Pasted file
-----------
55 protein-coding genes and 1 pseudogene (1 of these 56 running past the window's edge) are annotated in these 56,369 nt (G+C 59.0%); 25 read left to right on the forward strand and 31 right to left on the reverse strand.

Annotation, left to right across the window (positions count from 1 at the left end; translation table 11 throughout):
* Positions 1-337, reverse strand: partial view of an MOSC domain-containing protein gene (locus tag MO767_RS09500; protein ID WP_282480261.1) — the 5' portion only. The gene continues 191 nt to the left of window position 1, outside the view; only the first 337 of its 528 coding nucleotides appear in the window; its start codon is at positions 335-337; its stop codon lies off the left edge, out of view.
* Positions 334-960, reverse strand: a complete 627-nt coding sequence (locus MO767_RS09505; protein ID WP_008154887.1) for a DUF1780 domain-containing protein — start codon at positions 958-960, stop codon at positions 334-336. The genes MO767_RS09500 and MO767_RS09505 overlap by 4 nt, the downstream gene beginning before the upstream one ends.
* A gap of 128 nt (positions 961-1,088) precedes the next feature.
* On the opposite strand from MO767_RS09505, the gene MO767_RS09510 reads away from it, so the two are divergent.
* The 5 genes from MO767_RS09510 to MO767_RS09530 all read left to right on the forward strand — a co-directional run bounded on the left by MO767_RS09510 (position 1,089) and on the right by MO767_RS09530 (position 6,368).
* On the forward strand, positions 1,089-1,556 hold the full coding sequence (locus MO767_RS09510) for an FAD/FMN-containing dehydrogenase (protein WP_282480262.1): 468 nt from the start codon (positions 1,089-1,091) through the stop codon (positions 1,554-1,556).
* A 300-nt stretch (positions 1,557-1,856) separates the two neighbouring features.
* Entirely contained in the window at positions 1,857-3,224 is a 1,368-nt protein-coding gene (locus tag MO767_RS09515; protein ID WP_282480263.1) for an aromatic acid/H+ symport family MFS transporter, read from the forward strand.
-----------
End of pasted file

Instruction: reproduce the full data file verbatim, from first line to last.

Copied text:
55 protein-coding genes and 1 pseudogene (1 of these 56 running past the window's edge) are annotated in these 56,369 nt (G+C 59.0%); 25 read left to right on the forward strand and 31 right to left on the reverse strand.

Annotation, left to right across the window (positions count from 1 at the left end; translation table 11 throughout):
* Positions 1-337, reverse strand: partial view of an MOSC domain-containing protein gene (locus tag MO767_RS09500; protein ID WP_282480261.1) — the 5' portion only. The gene continues 191 nt to the left of window position 1, outside the view; only the first 337 of its 528 coding nucleotides appear in the window; its start codon is at positions 335-337; its stop codon lies off the left edge, out of view.
* Positions 334-960, reverse strand: a complete 627-nt coding sequence (locus MO767_RS09505; protein ID WP_008154887.1) for a DUF1780 domain-containing protein — start codon at positions 958-960, stop codon at positions 334-336. The genes MO767_RS09500 and MO767_RS09505 overlap by 4 nt, the downstream gene beginning before the upstream one ends.
* A gap of 128 nt (positions 961-1,088) precedes the next feature.
* On the opposite strand from MO767_RS09505, the gene MO767_RS09510 reads away from it, so the two are divergent.
* The 5 genes from MO767_RS09510 to MO767_RS09530 all read left to right on the forward strand — a co-directional run bounded on the left by MO767_RS09510 (position 1,089) and on the right by MO767_RS09530 (position 6,368).
* On the forward strand, positions 1,089-1,556 hold the full coding sequence (locus MO767_RS09510) for an FAD/FMN-containing dehydrogenase (protein WP_282480262.1): 468 nt from the start codon (positions 1,089-1,091) through the stop codon (positions 1,554-1,556).
* A 300-nt stretch (positions 1,557-1,856) separates the two neighbouring features.
* Entirely contained in the window at positions 1,857-3,224 is a 1,368-nt protein-coding gene (locus tag MO767_RS09515; protein ID WP_282480263.1) for an aromatic acid/H+ symport family MFS transporter, read from the forward strand.